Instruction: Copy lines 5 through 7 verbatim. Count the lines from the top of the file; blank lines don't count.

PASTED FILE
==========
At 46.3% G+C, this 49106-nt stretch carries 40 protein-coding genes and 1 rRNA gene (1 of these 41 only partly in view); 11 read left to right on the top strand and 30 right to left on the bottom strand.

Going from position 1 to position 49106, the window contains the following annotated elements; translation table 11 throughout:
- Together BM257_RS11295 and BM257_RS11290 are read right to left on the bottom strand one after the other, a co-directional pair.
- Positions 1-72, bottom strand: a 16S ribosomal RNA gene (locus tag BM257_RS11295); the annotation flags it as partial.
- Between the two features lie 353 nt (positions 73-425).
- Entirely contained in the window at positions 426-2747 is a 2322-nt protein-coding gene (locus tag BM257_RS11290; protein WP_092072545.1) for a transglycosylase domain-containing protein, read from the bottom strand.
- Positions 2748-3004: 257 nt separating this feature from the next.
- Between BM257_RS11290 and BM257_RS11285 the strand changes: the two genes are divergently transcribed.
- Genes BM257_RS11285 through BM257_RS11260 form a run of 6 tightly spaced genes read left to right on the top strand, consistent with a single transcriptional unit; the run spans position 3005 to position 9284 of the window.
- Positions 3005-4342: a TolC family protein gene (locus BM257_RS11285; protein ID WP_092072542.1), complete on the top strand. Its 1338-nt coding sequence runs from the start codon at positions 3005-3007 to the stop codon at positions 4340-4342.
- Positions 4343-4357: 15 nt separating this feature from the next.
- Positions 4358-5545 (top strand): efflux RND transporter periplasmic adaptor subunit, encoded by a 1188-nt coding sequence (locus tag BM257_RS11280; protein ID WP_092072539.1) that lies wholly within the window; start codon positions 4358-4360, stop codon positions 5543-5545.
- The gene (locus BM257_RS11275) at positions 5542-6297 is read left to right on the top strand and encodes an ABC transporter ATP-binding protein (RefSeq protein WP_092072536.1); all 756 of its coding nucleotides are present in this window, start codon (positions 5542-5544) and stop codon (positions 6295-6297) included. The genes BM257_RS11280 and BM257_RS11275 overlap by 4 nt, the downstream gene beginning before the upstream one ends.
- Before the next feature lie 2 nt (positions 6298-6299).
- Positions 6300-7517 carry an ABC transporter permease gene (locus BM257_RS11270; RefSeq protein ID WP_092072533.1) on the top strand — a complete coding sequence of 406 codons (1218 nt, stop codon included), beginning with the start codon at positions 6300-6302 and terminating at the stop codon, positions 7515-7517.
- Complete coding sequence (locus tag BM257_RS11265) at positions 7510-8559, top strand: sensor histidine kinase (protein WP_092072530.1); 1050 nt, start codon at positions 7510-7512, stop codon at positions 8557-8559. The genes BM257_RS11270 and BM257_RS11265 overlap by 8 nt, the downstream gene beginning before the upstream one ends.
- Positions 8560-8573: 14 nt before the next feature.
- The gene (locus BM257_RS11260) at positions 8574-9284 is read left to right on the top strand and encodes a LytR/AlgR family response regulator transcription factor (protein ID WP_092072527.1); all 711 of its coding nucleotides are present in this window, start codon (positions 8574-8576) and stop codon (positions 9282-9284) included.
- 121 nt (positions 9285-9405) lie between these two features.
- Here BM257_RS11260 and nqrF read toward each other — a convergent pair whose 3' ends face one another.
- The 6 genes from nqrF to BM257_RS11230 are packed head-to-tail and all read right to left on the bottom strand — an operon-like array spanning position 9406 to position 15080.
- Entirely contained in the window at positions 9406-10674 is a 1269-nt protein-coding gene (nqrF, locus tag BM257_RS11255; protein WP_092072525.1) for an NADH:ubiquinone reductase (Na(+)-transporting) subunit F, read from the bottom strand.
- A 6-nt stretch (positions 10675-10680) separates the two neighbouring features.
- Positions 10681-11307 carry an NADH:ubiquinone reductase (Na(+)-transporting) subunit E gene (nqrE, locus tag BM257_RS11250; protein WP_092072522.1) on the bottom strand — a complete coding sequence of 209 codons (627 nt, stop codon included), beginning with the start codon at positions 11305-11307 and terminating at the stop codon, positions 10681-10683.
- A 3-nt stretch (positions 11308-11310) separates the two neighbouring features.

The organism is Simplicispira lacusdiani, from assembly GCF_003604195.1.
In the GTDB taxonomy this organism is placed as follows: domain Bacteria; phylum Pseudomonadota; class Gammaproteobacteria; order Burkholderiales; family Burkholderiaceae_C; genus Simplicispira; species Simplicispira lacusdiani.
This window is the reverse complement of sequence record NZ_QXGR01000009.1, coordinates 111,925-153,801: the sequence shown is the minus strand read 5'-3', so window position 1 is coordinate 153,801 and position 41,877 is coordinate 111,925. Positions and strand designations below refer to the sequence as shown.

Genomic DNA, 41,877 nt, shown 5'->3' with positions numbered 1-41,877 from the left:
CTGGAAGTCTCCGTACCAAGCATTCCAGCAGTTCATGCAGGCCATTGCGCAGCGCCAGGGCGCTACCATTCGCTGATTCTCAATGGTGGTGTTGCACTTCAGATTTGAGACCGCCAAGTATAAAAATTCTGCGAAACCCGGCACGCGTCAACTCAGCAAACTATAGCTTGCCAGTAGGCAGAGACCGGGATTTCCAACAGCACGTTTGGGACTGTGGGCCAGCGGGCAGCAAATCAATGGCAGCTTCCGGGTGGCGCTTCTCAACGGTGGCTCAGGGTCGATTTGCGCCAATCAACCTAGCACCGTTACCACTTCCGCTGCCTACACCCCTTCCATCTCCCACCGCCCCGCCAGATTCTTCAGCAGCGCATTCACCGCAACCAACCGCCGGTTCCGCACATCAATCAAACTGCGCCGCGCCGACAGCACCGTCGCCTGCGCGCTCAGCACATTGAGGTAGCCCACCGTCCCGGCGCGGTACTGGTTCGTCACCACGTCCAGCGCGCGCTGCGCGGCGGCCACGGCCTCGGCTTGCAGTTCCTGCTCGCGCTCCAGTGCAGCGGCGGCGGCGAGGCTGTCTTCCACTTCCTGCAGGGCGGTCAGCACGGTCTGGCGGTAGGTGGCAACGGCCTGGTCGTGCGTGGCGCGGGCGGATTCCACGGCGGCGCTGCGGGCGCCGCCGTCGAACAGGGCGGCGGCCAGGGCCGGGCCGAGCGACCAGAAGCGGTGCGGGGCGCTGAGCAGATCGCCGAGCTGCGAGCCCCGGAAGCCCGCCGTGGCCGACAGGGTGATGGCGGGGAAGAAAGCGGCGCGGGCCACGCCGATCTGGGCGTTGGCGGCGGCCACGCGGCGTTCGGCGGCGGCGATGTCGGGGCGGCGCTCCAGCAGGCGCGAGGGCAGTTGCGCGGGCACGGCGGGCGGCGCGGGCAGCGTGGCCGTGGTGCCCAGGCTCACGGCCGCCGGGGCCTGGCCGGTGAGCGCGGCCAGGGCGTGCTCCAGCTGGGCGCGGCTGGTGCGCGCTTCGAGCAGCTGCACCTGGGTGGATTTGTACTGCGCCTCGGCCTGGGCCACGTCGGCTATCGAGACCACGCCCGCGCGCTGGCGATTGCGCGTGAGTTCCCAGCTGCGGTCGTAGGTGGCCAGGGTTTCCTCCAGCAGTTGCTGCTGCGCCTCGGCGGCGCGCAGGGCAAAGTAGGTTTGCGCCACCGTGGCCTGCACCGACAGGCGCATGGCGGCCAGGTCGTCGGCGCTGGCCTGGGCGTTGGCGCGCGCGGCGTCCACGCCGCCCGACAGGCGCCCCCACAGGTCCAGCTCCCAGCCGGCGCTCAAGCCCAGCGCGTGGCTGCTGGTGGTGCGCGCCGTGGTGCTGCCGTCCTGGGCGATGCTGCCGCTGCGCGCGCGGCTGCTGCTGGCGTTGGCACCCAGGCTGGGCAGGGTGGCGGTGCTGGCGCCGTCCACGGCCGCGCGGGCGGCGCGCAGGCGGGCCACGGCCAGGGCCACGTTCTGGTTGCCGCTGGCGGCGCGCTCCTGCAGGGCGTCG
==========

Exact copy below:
- Between the two features lie 353 nt (positions 73-425).
- Entirely contained in the window at positions 426-2747 is a 2322-nt protein-coding gene (locus tag BM257_RS11290; protein WP_092072545.1) for a transglycosylase domain-containing protein, read from the bottom strand.
- Positions 2748-3004: 257 nt separating this feature from the next.